Sunday brings us the Third Annual Bike the 25th Ward ride with Alderman Danny Solís, who has been a voice in favor of bicycle infrastructure in Chicago the past few years. It starts at 9 am, leaving after snacks at 10 am, at Harrison Park in Pilsen just near the Mexican Fine Arts Museum. The past couple of rides have been fun, well attended, and last year not only the Alderman but also the Commissioner of Transportation Gabe Klein rode along and chatted with people.  The 25th Ward includes Little Italy, Chinatown and Pilsen, so it's a fun place to see by bike. We wrote about it last year too. Come on down to our neighborhood and check it out.

Here's the information link to the 25th Ward website
"This year’s 6 mile, leisurely ride features the new 18th Street protected bike lane and winds through the great neighborhoods of the 25th Ward – Pilsen, Chinatown, University Village and Little Italy. All ages are welcome to participate in this FREE event!There will be free kids bike helmets, bike safety tips from the Bike Ambassadors and healthy snacks. Join us for this family-friendly event!"
We recommend: Bathrooms at Harrison Park. Good food at the Maxwell St Market stalls, basement of San Pio church, and many great inexpensive restaurants near the ride.

Monday, September 17, 2012

Look out for Sucker Poles!

If you ride your bike in Chicago, eventually you will have to lock it to something outside. Even cyclists with an empty garage and a place next to their desk at work need to stop and buy milk or something on the way home sooner or later

photo from Brompton website
1996 T5 Mk 2
A brief look at the Chicago Stolen Bike Registry quickly tells you the most important factor to prevent bike theft: actually lock it to something. Most of the bikes stolen seem not to have been locked to anything. They were left unlocked for just a minute, or they were in locked garages or backyards or bike rooms or porches and considered safe. So even if you won't be a minute or your bike is in a locked space, lock it to something too. (This happened to us once when a house one of our bikes was in got broken into - keep your eyes open for a red and black Brompton Mk-2 T-5 with a 5-speed Sturmey Archer hub?  :-)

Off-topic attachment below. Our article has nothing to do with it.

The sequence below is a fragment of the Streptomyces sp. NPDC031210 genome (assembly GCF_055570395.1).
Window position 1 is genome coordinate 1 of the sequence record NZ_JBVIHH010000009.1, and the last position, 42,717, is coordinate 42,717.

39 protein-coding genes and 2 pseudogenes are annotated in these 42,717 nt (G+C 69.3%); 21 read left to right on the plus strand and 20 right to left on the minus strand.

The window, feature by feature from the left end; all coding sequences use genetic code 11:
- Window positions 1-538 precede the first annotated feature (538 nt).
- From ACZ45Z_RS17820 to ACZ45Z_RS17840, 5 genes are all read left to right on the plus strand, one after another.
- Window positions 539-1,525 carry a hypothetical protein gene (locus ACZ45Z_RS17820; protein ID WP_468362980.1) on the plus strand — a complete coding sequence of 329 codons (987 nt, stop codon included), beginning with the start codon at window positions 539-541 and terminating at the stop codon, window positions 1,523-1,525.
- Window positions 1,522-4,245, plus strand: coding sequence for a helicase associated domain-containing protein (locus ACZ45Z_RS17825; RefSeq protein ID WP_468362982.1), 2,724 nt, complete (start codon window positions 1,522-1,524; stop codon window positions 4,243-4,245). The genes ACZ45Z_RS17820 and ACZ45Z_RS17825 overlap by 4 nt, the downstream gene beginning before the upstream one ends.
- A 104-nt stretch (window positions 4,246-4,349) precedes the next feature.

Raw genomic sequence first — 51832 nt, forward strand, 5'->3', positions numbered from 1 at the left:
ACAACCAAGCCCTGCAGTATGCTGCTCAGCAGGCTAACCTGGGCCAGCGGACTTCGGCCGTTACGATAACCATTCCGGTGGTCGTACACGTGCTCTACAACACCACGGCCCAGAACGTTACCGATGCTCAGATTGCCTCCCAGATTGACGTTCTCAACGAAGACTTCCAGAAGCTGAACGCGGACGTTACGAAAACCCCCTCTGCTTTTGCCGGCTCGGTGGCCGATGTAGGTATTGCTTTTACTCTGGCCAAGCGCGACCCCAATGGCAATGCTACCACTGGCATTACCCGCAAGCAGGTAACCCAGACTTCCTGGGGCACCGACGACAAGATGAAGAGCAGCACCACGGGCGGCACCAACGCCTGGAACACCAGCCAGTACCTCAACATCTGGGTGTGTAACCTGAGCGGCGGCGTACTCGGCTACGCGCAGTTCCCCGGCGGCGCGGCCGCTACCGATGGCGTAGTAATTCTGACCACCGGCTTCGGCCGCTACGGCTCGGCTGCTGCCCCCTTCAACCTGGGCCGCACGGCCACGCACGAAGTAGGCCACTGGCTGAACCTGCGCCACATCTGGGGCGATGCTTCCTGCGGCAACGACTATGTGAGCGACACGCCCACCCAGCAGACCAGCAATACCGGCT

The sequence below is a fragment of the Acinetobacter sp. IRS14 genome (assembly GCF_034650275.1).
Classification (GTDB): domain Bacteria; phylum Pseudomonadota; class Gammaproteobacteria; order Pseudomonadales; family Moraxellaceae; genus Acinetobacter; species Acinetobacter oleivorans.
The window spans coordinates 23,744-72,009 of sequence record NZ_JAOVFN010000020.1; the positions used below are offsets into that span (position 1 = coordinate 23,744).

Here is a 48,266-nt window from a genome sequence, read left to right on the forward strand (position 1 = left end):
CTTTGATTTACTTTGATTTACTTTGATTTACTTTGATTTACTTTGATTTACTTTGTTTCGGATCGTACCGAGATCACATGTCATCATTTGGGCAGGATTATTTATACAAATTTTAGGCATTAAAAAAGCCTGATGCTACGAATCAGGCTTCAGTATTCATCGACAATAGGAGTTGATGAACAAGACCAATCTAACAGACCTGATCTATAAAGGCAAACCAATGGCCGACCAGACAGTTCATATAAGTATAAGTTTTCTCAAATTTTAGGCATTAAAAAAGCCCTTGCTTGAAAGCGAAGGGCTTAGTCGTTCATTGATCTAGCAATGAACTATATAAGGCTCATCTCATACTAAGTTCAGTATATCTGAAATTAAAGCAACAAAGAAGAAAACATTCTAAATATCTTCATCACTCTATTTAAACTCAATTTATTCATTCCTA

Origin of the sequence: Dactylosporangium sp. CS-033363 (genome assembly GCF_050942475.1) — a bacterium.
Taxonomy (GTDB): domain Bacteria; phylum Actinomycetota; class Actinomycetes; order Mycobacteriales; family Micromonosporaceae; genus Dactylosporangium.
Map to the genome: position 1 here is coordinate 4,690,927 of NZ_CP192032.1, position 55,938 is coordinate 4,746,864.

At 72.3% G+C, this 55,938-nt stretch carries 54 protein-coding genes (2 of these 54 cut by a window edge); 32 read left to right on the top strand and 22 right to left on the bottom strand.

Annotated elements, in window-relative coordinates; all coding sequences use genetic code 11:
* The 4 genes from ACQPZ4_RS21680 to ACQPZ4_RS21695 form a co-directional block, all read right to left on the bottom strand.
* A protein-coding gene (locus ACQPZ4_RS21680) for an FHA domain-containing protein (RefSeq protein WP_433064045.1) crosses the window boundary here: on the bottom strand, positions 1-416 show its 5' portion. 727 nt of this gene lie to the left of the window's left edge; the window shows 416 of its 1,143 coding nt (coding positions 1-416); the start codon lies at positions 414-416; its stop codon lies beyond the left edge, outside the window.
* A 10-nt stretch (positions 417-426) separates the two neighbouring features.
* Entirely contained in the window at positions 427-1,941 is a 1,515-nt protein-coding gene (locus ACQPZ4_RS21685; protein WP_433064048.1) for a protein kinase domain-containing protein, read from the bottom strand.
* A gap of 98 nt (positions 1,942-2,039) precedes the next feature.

The second most important thing seems to be: Don't use a cable lock. Bikes locked with cables are more often stolen than others. We've been over locks in another post, with recommendations for locks we like. We don't like combination locks either but maybe you do.

So where can you lock your bike safely? 
Wooden railings and trees are no-nos of course, and metal fencing is easy to cut (wire fence) or smash (cast iron), so of course you wouldn't use those. This generally includes the little fences around trees and planters downtown too. The giant-staple-like loops that the City puts on the sidewalk are supposedly pretty good (though we know of one that pops up off its base - was it on Randolph Street near the El?). Even they are not infallible. We use them a lot.